Orbán has vowed to govern under a policy of continuation, proceeding with cuts to energy prices, which have been widely popular among the population. “I voted for Fidesz in 2010 and I wasn’t disappointed,” preached Peter Enyedi, a 26-year-old Hungarian citizen awaiting further reductions in his household bills.

Preaching to the choir

In stark contrast to international media, the dominant narrative in the Hungarian press is that Orbán has served the country’s interests and proven able to steer Hungary away from the brink of collapse, staving off a Greek-type default and protecting his citizens from exploitation by foreign banks. The “average Joe” image he dons, coupled with his “freedom fighter” credentials, has made Orbán a well-liked politician, respected for his decisiveness and candor.

While the EU all too often treats Hungary as a sort of outlier in need of guidance, Orbán appeals to Hungarian national pride, a theme he has cunningly illustrated by not caving into European demands and pursing his own economic path. Hungarians often feel that their European neighbors misjudge theirs country’s heritage and, like any tactful leader, Orbán has monopolized on this populist sentiment, launching well-calculated responses to the EU while standing up for Hungary’s independence.

While international outsiders continue their cries of indignation, the Hungarian people seem to be impressed with the progress made by Orbán’s governance.  Further integration with the EU is clearly an end goal for Hungary and its citizens, but the international community should respect the party and policies European citizens choose at home.

 
  • HOW TO RIG AN ELECTORAL LANDSLIDE, HUNGARIAN-STYLE

    (partial list)

    – Start with a 2/3 supermajority, generated by a smear campaign and inciting mobs to violence

    – Gerrymander the electoral districts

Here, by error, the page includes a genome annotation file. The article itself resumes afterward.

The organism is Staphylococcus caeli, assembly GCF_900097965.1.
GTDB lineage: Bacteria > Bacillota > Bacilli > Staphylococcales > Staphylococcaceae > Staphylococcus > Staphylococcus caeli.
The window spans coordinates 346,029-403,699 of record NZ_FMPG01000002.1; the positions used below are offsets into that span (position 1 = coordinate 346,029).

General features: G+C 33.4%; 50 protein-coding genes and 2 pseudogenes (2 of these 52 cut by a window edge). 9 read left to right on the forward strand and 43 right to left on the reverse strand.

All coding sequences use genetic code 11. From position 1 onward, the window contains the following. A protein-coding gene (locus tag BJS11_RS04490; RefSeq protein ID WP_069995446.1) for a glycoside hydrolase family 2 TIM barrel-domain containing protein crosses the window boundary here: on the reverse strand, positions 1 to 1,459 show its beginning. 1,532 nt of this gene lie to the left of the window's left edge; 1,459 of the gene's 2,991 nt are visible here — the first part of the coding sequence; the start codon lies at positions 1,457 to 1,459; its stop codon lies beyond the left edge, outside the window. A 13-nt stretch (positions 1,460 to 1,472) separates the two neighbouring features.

– Adopt laws to control the media

    – Buy up the media

    – Recruit and buy up corrupt oligarchs

    – Re-write the constitution

    – Adopt new laws and amendments whenever desired

    – Retire the judiciary and appoint your own

    – Take over the national bank presidency

    – Take over private pensions

    – Nationalise businesses and properties, then re-privatize to cronies

    – Conduct press and police campaigns to smear the opposition

    – Use EU subsidies to fund government electoral campaign

    – Limit electoral campaigning in media

    – Fund private foundations to do limitless media promotion of government

    – Use taxes and subsidies to lower utility costs to disguise economic decline

    – Blame all economic ills on opposition

    – Oblige tenement owners to advertise utility savings

    – Enfranchise non-citizens in adjoining countries to vote; facilitate their voting

    – Make it as difficult as possible for citizens living abroad to vote (misinformation, red tape)

    – Fund the fraudulent creation of many bogus opposition parties to create confusion in the ballot box

    – Have oligarchs buy up all poster campaign space for government posters

    – Adopt laws restricting campaign posting in public view

    – Use media control to foster a popular climate of hatred toward the opposition and xenophobia toward the outside world

    – Borrow bail-out funds at extortionate rates from Russia for nuclear plant building

    – Use the loan to fund “Hungary is Performing Better” campaign

    – Leak innuendos and initiate criminal proceedings against the opposition weekly, dropping them once they prove groundless and have already done their damage

Author

Mark Varga
Mark Varga

Mark Varga is a Hungarian-American European Affairs Consultant residing in Budapest.